Italian economy contracts again
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Italy's economy shrank 0.7% in the second quarter, underlining a deepening recession, as government austerity measures continue to affect everything from factory activity to consumer spending.
Italy's GDP fell for the fourth quarter in a row, preliminary figures showed.
Compared with a year earlier, growth slumped by 2.5%, Istat said.
GDP fell by 0.8% in the first quarter compared with the final three months of 2011, the statistical agency said.
Earlier, data showed that factory output in June slumped 1.4% compared to May and 8.2% year on year.
Prime Minister Mario Monti's government is implementing a series of austerity measures worth 20m euros (£15.8m) as it grapples with rising borrowing costs, driven by market fears over the widening eurozone sovereign debt crisis.
But investors are worried Italy may be next in line to suffer the same ordeals that have hit Greece, Portugal and now Spain.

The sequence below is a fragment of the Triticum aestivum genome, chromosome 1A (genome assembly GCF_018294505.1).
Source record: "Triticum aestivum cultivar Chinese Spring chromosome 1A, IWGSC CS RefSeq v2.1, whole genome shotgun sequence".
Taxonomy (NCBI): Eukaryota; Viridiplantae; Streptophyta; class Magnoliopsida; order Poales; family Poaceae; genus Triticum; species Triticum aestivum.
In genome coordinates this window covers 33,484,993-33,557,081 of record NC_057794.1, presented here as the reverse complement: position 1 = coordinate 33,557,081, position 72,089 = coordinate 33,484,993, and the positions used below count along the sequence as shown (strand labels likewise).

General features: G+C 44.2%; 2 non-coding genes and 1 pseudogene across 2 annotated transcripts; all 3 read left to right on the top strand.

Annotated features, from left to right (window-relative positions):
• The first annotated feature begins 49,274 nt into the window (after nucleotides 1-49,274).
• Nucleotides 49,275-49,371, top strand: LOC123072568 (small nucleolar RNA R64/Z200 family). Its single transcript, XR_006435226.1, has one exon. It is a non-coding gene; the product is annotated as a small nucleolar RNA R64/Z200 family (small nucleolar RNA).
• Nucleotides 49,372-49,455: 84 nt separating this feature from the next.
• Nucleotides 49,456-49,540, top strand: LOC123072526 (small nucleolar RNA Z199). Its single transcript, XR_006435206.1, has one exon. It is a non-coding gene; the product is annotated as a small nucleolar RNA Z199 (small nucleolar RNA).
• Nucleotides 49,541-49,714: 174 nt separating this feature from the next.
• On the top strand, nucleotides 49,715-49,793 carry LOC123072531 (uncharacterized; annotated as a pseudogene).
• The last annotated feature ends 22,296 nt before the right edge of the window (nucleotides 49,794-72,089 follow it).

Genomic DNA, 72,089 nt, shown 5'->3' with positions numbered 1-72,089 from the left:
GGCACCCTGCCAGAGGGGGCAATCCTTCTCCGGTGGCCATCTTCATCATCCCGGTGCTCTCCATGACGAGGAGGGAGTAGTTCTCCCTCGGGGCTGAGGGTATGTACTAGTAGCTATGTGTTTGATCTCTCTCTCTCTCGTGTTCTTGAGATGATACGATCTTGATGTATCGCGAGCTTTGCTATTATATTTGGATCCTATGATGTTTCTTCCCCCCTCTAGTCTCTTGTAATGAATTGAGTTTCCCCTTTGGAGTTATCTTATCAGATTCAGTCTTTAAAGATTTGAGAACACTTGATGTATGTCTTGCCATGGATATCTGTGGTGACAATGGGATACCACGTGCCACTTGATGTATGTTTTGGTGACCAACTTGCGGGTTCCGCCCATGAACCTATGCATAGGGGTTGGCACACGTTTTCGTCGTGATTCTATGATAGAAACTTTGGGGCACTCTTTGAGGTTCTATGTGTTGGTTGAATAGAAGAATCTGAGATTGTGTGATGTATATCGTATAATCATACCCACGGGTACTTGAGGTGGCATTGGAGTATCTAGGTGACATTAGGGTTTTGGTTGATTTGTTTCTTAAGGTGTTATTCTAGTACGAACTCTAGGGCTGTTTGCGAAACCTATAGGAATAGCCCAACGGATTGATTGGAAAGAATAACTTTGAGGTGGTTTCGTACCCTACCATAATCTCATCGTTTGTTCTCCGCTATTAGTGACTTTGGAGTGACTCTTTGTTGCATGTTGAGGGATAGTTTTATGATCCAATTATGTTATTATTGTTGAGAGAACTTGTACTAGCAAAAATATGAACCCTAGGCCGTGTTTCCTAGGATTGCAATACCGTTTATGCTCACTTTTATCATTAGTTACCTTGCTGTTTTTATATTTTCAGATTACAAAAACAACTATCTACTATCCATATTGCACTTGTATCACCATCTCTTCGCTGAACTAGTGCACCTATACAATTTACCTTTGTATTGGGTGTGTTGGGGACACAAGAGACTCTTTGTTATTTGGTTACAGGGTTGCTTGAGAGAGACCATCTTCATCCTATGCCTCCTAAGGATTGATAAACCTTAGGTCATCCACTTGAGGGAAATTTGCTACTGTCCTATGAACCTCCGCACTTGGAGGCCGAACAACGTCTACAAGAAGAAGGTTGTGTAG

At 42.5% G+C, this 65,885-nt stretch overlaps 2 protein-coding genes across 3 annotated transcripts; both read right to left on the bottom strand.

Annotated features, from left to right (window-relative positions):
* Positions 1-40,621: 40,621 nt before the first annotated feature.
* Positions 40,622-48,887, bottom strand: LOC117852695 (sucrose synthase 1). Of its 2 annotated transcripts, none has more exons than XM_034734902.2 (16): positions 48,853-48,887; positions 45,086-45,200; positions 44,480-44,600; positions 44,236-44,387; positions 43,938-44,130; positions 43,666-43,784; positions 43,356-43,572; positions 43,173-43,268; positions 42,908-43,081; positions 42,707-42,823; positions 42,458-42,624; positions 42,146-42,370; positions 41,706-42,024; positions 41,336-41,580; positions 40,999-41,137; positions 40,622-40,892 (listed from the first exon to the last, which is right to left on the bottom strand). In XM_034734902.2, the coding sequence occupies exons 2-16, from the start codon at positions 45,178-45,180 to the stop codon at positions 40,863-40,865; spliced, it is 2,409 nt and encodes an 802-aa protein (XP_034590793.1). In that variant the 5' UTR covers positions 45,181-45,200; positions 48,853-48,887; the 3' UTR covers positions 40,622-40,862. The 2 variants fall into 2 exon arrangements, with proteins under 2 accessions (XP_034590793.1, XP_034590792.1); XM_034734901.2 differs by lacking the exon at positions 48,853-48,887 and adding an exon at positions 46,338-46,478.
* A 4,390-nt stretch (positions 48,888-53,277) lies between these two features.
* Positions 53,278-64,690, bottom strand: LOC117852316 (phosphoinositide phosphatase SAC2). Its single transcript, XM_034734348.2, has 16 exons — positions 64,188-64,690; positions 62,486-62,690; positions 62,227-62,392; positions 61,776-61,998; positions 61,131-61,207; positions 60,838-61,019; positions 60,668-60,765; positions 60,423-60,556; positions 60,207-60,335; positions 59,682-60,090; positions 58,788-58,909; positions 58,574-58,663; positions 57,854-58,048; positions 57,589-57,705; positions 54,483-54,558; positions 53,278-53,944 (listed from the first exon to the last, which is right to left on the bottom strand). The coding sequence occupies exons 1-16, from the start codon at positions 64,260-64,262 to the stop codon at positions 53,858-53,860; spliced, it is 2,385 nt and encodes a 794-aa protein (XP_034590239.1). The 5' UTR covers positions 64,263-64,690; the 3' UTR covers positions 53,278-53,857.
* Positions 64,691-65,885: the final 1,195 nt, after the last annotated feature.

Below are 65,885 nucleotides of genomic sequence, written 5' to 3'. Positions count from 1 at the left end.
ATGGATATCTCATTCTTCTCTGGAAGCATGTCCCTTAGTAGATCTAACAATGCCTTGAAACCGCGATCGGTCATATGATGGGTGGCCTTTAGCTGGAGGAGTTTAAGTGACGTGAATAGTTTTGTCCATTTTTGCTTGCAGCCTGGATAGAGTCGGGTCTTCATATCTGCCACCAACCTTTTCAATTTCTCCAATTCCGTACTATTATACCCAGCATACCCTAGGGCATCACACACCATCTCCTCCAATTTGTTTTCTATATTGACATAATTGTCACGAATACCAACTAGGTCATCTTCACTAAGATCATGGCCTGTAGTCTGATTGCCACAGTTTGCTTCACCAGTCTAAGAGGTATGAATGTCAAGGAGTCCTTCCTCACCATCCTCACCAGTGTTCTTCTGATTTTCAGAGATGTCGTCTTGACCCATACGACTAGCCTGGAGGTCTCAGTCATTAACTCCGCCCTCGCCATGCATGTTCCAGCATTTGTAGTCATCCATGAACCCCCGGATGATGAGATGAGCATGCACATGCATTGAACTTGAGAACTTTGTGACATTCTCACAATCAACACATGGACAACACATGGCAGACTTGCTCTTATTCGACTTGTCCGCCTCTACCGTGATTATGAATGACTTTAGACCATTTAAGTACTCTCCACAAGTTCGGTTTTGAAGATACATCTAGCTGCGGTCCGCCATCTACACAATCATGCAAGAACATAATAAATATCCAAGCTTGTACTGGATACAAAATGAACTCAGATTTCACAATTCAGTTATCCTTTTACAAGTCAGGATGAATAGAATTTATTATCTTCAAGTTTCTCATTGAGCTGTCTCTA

Italy's government has the biggest debt burden of any of the major eurozone countries at 123% of GDP, which makes it particularly susceptible to a loss of market confidence - something that would make it impossible for the government to roll over its debts as they come due for payment.
Italian business confidence fell last month, as company executives are increasingly pessimistic over the country's economic prospects and expect the recession to worsen in coming months.
Employers' lobby group Confindustria predicts that the economy will shrink 2.4% this year, with unemployment hovering around 11%.
Mr Monti has been trying to persuade other European leaders to give Italy some breathing space to allow its economy to grow, rather than sticking to tight fiscal targets that have contributed to the recession's deepening.